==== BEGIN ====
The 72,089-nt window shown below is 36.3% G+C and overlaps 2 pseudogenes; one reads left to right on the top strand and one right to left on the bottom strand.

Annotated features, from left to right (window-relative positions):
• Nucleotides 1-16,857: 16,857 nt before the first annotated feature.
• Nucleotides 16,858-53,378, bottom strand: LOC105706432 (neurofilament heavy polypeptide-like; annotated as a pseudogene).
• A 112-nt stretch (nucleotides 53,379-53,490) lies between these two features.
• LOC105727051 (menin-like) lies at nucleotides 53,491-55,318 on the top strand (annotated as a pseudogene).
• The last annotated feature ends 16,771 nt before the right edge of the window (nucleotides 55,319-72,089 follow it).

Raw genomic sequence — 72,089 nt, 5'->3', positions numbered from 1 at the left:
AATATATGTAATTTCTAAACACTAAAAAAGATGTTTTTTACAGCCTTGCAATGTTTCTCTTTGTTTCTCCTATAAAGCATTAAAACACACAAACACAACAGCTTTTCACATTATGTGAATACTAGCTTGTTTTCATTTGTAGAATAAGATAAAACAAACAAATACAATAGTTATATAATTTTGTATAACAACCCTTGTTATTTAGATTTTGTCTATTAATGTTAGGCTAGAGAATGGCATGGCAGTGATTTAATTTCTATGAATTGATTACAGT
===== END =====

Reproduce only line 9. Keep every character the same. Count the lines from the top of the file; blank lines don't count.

AATATATGTAATTTCTAAACACTAAAAAAGATGTTTTTTACAGCCTTGCAATGTTTCTCTTTGTTTCTCCTATAAAGCATTAAAACACACAAACACAACAGCTTTTCACATTATGTGAATACTAGCTTGTTTTCATTTGTAGAATAAGATAAAACAAACAAATACAATAGTTATATAATTTTGTATAACAACCCTTGTTATTTAGATTTTGTCTATTAATGTTAGGCTAGAGAATGGCATGGCAGTGATTTAATTTCTATGAATTGATTACAGT